Executive Briefings

Competing with Amazon - and Other Views on the Future of E-commerce

When it comes to e-commerce, competing with Amazon is the name of the game, says Ian Hobkirk, managing director of Commonwealth Supply Chain Advisors. Here, he shares his views on the degree of the difficulty of taking on the e-tailing giant and on the future of online commerce in general.

Competing with Amazon – and Other Views on the Future of E-commerce

Most companies will find it difficult, if not impossible to replicate Amazon's strategy of saturating the country with distribution centers to place inventory as close as possible to the point of consumer demand. The inventory costs alone of this decentralized model will be prohibitive to all but the largest companies.

While Hobkirk doesn't believe that "same day shipping" will ever become mainstream, it seems very likely that by 2025 e-commerce distributors will have to be able to offer next-day or two-day ground service to most of the country to be competitive.

Operating three to five distribution centers will be cost prohibitive to many companies who do not have the sheer outbound volume to justify so much brick-and-mortar at the DC level.

Enter the new, re-imagined e-commerce 3PL. The shared facility and labor costs of a 3PL network will be the only way for mid-sized distributors to gain the economies of scale to replicate Amazon-like service, says Hobkirk. But the nature of the 3PL relationship must change. The short-term, competitive contracts which are so common today discourage investment in automation. Longer contracts and more true partnering between 3PLs and clients must occur to make these relationships viable. Additionally, the distributors (the clients of the 3PL) must be willing to do more standardization in order management protocols, labeling, and other areas which will allow 3PLs to handle multiple small companies under the same roof efficiently. Pulling costs out of the operation in these areas will help to offset the costs of more decentralized inventory.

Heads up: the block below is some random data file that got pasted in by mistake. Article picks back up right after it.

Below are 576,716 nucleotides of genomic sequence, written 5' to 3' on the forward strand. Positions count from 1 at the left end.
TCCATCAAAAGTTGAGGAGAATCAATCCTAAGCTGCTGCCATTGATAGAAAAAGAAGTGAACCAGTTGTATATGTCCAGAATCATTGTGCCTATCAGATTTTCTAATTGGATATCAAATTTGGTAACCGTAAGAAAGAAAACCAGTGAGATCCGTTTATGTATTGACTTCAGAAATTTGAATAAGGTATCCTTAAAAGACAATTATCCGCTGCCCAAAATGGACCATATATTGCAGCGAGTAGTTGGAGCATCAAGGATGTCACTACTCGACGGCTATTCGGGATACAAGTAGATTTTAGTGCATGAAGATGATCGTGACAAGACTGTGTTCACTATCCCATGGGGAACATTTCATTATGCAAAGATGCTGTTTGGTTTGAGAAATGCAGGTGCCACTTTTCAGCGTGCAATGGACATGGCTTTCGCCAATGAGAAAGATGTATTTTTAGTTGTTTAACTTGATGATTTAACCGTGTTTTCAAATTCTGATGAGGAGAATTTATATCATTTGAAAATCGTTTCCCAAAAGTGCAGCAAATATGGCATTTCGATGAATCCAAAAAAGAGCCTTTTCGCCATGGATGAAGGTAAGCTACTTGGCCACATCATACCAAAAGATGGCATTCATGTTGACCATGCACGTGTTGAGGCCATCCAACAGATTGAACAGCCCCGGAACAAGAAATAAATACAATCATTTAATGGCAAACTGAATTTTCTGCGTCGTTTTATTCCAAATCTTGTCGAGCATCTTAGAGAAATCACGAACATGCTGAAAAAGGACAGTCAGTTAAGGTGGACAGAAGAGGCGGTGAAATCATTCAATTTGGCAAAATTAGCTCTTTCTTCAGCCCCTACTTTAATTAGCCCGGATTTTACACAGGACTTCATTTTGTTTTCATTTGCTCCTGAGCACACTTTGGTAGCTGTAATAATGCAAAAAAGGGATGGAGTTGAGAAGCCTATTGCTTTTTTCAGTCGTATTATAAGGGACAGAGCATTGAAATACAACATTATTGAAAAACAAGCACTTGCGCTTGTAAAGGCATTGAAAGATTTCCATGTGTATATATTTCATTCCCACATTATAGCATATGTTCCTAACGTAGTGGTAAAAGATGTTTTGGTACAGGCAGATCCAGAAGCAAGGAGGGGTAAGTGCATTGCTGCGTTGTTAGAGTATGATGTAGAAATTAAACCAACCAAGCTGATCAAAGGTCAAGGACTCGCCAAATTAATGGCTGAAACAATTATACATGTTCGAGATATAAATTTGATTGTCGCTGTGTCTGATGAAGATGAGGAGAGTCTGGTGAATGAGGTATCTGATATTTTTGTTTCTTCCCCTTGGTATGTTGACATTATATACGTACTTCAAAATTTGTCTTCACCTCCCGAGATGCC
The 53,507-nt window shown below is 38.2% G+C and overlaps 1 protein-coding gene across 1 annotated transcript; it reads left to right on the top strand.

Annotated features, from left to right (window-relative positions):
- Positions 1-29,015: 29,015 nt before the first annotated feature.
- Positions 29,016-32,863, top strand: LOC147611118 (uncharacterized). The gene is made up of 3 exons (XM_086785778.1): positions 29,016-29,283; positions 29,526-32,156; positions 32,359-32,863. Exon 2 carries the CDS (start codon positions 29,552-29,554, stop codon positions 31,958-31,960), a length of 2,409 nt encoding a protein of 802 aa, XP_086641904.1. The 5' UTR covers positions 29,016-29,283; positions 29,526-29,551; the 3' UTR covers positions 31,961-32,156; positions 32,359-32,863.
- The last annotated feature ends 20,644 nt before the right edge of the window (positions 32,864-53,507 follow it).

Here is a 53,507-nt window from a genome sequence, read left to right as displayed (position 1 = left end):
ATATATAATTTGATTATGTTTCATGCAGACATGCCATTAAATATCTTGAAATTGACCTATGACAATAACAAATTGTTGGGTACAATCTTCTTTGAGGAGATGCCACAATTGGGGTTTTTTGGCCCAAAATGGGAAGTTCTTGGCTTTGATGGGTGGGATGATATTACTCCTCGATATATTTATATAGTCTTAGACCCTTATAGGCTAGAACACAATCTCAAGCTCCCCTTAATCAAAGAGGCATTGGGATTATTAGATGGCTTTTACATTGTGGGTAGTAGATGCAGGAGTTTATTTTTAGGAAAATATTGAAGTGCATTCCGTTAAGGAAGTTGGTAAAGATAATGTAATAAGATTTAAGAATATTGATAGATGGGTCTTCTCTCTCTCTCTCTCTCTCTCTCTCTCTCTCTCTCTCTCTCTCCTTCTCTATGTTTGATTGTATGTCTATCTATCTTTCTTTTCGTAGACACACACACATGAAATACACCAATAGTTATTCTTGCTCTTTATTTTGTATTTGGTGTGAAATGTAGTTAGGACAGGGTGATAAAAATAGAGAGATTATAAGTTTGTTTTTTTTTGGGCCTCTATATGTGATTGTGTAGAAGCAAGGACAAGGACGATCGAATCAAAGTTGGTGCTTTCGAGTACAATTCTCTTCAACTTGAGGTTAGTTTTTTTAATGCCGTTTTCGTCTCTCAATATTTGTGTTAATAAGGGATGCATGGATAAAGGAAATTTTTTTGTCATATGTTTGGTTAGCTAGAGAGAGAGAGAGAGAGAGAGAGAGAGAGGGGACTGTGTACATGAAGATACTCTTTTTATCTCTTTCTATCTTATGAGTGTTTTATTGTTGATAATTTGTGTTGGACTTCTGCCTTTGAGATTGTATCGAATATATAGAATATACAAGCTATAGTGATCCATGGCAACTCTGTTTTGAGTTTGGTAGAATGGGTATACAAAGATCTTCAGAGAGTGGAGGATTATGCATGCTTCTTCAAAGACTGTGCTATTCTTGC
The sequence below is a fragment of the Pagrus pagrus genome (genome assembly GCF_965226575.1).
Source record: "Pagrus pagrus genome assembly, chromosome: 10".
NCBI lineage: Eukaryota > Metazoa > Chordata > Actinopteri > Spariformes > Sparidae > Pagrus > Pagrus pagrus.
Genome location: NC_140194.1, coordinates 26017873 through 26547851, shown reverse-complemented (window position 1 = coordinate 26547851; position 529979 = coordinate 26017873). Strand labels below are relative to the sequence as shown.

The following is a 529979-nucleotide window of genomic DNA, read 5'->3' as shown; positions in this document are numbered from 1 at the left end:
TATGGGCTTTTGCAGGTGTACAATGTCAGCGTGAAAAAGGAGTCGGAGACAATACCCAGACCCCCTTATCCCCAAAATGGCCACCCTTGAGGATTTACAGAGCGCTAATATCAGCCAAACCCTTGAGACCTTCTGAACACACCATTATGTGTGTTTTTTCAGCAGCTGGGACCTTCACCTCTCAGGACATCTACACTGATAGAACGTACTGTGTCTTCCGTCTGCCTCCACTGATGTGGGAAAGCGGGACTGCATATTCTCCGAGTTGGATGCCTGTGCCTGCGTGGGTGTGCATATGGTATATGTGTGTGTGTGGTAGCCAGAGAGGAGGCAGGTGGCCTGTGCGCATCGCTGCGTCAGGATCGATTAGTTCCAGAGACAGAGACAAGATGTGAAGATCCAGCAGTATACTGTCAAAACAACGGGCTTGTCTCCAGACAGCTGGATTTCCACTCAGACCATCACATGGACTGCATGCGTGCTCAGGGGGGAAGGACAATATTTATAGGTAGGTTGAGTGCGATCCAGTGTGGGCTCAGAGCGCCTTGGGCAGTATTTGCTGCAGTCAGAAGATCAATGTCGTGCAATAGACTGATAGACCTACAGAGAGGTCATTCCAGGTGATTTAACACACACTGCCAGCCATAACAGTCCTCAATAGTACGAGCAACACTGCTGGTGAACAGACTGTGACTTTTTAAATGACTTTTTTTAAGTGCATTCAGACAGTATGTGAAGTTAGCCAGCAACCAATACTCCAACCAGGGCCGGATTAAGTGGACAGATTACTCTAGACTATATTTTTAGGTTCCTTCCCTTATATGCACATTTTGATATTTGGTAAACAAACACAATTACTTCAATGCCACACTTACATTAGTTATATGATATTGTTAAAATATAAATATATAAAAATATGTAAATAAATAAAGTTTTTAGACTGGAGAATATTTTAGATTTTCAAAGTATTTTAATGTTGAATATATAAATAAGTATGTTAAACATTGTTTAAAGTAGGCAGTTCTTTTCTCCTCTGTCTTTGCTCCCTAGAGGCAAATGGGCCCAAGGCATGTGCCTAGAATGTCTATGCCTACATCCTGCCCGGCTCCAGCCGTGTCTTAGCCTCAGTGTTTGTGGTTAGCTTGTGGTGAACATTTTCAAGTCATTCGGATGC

Source: Commonwealth Supply Chain Advisors


Keywords: retail supply chain, future of online commerce, competing against Amazon, value chain, value chain IT, supply chain solutions, supply chain management IT

Most companies will find it difficult, if not impossible to replicate Amazon's strategy of saturating the country with distribution centers to place inventory as close as possible to the point of consumer demand. The inventory costs alone of this decentralized model will be prohibitive to all but the largest companies.

While Hobkirk doesn't believe that "same day shipping" will ever become mainstream, it seems very likely that by 2025 e-commerce distributors will have to be able to offer next-day or two-day ground service to most of the country to be competitive.

Operating three to five distribution centers will be cost prohibitive to many companies who do not have the sheer outbound volume to justify so much brick-and-mortar at the DC level.

Enter the new, re-imagined e-commerce 3PL. The shared facility and labor costs of a 3PL network will be the only way for mid-sized distributors to gain the economies of scale to replicate Amazon-like service, says Hobkirk. But the nature of the 3PL relationship must change. The short-term, competitive contracts which are so common today discourage investment in automation. Longer contracts and more true partnering between 3PLs and clients must occur to make these relationships viable. Additionally, the distributors (the clients of the 3PL) must be willing to do more standardization in order management protocols, labeling, and other areas which will allow 3PLs to handle multiple small companies under the same roof efficiently. Pulling costs out of the operation in these areas will help to offset the costs of more decentralized inventory.

Source: Commonwealth Supply Chain Advisors


Keywords: retail supply chain, future of online commerce, competing against Amazon, value chain, value chain IT, supply chain solutions, supply chain management IT

Competing with Amazon – and Other Views on the Future of E-commerce